Holy week has begun. Day by day we’re taking steps towards the cross.
But I can’t quite let go of Lent. There’s something powerful in that “desert” season, where life is stripped back to make room for God.
I was learning about the Desert Fathers (and Mothers) recently. From the time of Emperor Constantine, Christianity got a whole new image. Persecution was exchanged with privilege; Christianity became the faith of the Roman Empire. This new world presented its own temptations as Christianity became a popular and political choice. So Christians like Anthony, Syncletica, Marcarius and Amma Sarah made their way to the desert, to live a different way.
Thomas Merton (20th C Monk) said these desert saints saw society as a shipwreck where every person had to swim for their lives. They believed that “to let oneself drift along, passively accepting the tenets and values of what they knew as society, was purely and simply a disaster.”
It got me thinking about the shipwreck named “society” today.
In former years, swimming from the shipwreck seemed a little more obvious. It mean to be the sober one, the no- sex- please- I’m- a- single- Christian one, the yes- I- did-just- say- I- was- going- to- church- tonight one. Today, reflecting on Merton’s observations of the desert Fathers and mothers, have I even noticed that society is a shipwreck? That its values and aspirations cannot give me stability or safety? Or do I gently, imperceptibly absorb what society suggests about money, power, beauty, worth, relationships, Jesus? It’s hard to tell, which I why I so need the desert.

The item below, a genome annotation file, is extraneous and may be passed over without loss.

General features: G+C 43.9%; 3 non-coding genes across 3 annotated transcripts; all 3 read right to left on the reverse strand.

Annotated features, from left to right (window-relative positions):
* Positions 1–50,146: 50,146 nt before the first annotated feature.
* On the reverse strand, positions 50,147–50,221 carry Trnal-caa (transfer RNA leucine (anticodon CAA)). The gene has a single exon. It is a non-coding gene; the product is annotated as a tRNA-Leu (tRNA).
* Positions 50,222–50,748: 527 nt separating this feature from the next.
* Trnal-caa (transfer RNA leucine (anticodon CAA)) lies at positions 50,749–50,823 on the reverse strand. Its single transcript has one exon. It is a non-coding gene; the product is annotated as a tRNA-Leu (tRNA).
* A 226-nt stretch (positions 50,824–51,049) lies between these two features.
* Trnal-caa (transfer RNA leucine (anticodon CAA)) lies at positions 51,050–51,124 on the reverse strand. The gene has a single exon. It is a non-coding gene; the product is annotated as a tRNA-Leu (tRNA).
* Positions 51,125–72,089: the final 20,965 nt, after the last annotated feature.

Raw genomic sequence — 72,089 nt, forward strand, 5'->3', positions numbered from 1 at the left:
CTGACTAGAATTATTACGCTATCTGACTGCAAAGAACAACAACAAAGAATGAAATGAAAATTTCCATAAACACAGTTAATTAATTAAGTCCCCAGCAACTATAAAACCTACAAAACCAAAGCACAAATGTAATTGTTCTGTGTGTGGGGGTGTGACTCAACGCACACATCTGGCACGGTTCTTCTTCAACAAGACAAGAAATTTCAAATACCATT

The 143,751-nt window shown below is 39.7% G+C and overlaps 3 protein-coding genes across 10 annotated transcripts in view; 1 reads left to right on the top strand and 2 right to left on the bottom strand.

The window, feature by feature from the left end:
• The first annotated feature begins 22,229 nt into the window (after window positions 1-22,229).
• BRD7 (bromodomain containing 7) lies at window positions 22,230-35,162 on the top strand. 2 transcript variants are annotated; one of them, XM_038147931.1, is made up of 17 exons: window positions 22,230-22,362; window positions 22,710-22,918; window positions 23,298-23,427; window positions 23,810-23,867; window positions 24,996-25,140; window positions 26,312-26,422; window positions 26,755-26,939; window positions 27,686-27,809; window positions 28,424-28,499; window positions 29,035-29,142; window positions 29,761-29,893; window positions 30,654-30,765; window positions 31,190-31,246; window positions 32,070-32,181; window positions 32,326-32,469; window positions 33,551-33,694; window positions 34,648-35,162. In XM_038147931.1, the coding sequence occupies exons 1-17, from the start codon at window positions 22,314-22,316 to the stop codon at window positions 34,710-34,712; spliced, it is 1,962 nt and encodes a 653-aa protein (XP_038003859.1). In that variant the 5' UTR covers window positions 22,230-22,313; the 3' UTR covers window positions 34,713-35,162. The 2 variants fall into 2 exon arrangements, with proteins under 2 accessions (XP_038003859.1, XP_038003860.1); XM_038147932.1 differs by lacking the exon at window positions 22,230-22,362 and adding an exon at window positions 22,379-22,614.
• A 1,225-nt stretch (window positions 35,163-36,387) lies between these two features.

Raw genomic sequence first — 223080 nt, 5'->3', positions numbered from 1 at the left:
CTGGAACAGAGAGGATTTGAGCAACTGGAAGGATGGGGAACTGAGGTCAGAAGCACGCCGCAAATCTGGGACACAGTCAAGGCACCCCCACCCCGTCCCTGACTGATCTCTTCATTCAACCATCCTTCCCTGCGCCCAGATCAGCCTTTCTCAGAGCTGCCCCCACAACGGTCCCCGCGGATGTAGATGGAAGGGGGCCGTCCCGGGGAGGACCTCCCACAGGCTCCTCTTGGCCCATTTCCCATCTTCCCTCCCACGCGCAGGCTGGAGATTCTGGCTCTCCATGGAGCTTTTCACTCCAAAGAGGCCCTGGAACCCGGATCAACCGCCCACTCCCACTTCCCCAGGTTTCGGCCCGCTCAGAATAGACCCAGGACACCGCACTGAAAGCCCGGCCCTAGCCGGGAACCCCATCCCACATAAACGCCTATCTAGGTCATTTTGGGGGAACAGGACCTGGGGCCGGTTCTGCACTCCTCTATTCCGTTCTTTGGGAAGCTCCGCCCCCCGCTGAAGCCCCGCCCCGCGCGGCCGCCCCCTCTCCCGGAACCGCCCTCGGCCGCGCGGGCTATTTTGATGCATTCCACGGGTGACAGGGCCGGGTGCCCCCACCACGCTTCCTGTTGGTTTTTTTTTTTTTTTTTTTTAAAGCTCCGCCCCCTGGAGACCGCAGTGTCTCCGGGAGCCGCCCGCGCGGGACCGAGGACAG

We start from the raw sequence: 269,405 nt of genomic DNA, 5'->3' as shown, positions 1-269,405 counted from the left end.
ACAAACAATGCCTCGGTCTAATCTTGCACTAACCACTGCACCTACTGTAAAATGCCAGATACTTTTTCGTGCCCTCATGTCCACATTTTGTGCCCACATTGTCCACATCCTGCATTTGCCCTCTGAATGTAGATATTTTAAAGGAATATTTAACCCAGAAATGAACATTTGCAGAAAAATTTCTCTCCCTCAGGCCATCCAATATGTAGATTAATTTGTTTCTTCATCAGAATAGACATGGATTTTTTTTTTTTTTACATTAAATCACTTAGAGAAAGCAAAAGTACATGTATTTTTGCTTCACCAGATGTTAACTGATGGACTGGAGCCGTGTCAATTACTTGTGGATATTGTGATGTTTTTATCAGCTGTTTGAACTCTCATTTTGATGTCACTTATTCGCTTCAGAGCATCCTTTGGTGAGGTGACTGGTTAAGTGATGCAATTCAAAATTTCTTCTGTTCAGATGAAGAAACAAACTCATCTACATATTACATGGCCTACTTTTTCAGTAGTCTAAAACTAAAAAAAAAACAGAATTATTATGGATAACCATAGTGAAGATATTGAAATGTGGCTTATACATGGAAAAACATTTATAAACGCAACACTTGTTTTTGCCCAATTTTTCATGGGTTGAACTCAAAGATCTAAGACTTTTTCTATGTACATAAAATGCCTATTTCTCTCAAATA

For me, the desert has a harsh, austere feel as I leave behind my own personal comforts. Yet the emptiness creates space and time for God and me. With him, I notice wounds that didn’t quite heal. I see where I truly go to meet my needs. I see attitudes that need to be addressed. Again. I let go of pieces of the shipwreck. I’m also more attentive to the global concerns, more aware of about my community, more challenged about my response. God speaks, sometimes without saying a word.
We can’t all spend a decade or two in the desert like some of these desert saints! But perhaps their example inspires me make a little desert space in my often cluttered world .Not just for Lent, but for life.